Bank of America's Moynihan: No quick pullback from fiduciary rule

Chairman and CEO of the bank that contains Merrill Lynch says the DOL regulation is part of a larger trend in financial services

Jul 18, 2017 @ 1:56 pm

By Bruce Kelly

Bank of America Corp's chairman and CEO, Brian Moynihan, does not see a quick pullback from the Department of Labor's fiduciary rule.

The bank's global wealth and investment management group, which contains Merrill Lynch Wealth Management, last year said it was eliminating commissions from advised brokerage IRAs, sending a shock through the investment advice industry. The goal of the rule is to eliminate potential conflicts brokers face when recommending one product to clients rather than another.

The November election of Donald J. Trump was widely seen as an opening for the repeal of the fiduciary rule, along with a number of provisions from the 2010 Dodd-Frank Act.

During a conference call Tuesday morning with investors to discuss second quarter results, Mr. Moynihan was asked whether the fiduciary rule could be repealed. He responded: "Let's see what happens. I don't think it's going to change our thinking." He added that the DOL fiduciary rule was part of a larger trend in financial services that is bringing prices down for consumers.

Meanwhile, the number of Merrill Lynch advisers increased 1.8% to 14,811 at the end of June compared to the previous quarter, a net addition of 254 for the three months.

And Merrill Lynch will look to continue to expand the brokers and advisers under its roof, he said.

"We have a tremendous customer base that is underserved in the investment management area. We are going to continue to grow" the number of advisers, Mr. Moynihan said. "You should expect that number to continue to go up."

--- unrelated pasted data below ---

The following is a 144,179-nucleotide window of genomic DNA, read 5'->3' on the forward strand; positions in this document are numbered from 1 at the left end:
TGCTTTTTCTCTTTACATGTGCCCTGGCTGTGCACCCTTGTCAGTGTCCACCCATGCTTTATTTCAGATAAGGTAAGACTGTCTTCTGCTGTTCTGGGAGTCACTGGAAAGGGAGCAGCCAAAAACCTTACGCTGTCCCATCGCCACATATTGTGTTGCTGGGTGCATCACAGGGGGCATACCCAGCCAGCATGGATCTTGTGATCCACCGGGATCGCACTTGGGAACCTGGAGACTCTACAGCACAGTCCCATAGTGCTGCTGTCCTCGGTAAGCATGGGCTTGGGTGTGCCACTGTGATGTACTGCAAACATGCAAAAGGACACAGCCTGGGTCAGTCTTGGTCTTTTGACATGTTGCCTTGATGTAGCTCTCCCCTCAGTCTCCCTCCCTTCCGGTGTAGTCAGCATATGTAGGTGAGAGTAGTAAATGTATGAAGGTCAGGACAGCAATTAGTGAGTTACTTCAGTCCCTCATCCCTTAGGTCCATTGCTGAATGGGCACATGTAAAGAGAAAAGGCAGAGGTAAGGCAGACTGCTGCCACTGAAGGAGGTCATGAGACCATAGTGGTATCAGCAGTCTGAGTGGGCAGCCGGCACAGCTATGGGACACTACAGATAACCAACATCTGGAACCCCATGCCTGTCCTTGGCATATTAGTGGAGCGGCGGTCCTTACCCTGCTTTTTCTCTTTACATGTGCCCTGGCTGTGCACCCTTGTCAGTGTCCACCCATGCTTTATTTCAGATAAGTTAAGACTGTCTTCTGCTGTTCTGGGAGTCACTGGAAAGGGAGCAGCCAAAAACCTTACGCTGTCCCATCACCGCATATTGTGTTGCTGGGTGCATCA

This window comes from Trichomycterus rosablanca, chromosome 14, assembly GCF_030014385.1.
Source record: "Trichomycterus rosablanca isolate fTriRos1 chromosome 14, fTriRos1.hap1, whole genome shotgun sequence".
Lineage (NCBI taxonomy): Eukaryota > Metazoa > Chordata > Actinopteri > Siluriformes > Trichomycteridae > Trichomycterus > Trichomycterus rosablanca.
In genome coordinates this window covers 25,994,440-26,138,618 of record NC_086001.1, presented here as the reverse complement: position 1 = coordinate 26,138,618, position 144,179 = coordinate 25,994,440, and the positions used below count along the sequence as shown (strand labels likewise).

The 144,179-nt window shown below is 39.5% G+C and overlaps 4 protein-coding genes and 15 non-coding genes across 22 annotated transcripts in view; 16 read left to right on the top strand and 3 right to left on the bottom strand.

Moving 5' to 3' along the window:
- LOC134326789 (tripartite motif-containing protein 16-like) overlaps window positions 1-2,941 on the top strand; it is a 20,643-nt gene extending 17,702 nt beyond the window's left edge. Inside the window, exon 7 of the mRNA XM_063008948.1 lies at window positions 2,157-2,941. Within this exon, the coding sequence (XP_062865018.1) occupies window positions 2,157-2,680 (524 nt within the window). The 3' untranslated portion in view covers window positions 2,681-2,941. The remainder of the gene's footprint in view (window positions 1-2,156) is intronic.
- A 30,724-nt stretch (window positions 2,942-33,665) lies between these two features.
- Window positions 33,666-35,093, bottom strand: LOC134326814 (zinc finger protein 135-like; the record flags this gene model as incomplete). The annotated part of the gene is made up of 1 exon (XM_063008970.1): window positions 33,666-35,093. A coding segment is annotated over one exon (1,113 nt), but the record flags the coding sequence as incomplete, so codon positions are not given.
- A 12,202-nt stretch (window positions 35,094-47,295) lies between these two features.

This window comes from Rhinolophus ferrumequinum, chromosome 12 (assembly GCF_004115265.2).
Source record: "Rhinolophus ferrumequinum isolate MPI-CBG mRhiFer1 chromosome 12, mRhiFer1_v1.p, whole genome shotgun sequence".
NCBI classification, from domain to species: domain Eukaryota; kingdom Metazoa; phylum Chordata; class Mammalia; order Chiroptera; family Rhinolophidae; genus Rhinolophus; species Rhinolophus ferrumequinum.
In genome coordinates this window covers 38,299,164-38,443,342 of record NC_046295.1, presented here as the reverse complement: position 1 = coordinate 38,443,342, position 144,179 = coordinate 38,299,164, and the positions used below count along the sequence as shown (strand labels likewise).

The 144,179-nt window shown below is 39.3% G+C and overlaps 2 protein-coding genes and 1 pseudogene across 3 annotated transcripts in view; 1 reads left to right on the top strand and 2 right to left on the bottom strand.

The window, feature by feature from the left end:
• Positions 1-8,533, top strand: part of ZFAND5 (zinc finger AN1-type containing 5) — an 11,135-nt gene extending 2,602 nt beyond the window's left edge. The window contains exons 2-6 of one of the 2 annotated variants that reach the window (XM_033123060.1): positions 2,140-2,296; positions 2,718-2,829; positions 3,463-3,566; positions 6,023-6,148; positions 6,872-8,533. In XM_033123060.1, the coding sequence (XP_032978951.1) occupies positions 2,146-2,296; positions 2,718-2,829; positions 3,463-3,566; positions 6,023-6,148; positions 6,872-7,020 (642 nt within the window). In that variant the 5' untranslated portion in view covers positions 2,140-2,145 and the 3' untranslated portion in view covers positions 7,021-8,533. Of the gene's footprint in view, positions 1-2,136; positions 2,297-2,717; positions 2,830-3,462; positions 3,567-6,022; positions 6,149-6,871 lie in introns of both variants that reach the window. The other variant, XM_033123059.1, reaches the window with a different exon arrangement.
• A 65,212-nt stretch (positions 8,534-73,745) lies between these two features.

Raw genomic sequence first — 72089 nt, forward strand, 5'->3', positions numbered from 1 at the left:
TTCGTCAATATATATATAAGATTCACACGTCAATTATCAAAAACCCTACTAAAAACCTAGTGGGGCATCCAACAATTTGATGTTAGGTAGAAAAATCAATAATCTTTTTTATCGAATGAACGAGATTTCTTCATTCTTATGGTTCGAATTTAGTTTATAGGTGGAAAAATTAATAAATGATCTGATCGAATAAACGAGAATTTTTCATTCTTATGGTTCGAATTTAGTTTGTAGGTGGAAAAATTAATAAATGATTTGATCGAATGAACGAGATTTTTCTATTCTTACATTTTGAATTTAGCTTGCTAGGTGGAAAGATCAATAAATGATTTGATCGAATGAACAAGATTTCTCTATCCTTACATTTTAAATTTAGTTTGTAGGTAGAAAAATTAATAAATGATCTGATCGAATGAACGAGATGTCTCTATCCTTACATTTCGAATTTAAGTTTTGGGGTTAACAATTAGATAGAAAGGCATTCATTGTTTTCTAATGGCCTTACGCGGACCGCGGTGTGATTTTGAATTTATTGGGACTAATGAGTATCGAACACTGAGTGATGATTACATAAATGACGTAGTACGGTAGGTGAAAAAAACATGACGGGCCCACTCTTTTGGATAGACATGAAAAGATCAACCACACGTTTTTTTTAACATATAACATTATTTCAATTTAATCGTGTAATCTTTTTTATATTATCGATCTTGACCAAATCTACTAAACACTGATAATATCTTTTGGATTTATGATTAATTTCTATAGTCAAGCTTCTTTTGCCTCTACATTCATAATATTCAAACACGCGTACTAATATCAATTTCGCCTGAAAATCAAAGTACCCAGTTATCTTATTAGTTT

Growth in the number of advisers came despite Merrill Lynch recently losing highly productive financial advisers. In May, Merrill Lynch, along with rival Morgan Stanley, said it was reducing its reliance on recruiting experienced advisers and putting renewed focus on training younger advisers and building staff.

Global wealth and investment management also reported a record $804 million of net income, an increase of 14% when compared to the same quarter a year earlier.

0
Comments

What do you think?

View comments

Recommended for you

Featured video

INTV

Ron Carson: If you aren't growing you're dying

There are two group of advisers, according to Ron Carson: Those that are expanding and those that are just "hanging on." So, which group do you belong to?

Latest news & opinion

LPL rolls back recruiting policy aimed at driving more assets to its corporate RIA

LPL erases $50 million hurdle for new advisers to join so-called hybrid firms.

Don't be fooled by the numbers — the industry is in a dangerously vulnerable state

Last year's stock market gains helped advisers turn in solid growth in assets and revenue, but that growth could disappear in the next market downturn.

Divided we stand: How financial advisers view President Trump

InvestmentNews poll finds 49.2% approve of his performance, while 46.7% disapprove. How has that changed over the course of his presidency?

10 states with the most college student debt

Residents of these states have the most student debt when you consider their job opportunities.

Ex-Wells Fargo brokers sue for damages, claiming they lost business in wake of scandals

In a Finra arbitration complaint, two brokers allege that Wells Fargo's problems damaged their business.

X

Hi! Glad you're here and we hope you like all the great work we do here at InvestmentNews. But what we do is expensive and is funded in part by our sponsors. So won't you show our sponsors a little love by whitelisting investmentnews.com? It'll help us continue to serve you.

Yes, show me how to whitelist investmentnews.com

Ad blocker detected. Please whitelist us or give premium a try.

X

Subscribe and Save 60%

Premium Access
Print + Digital

Learn more
Subscribe to Print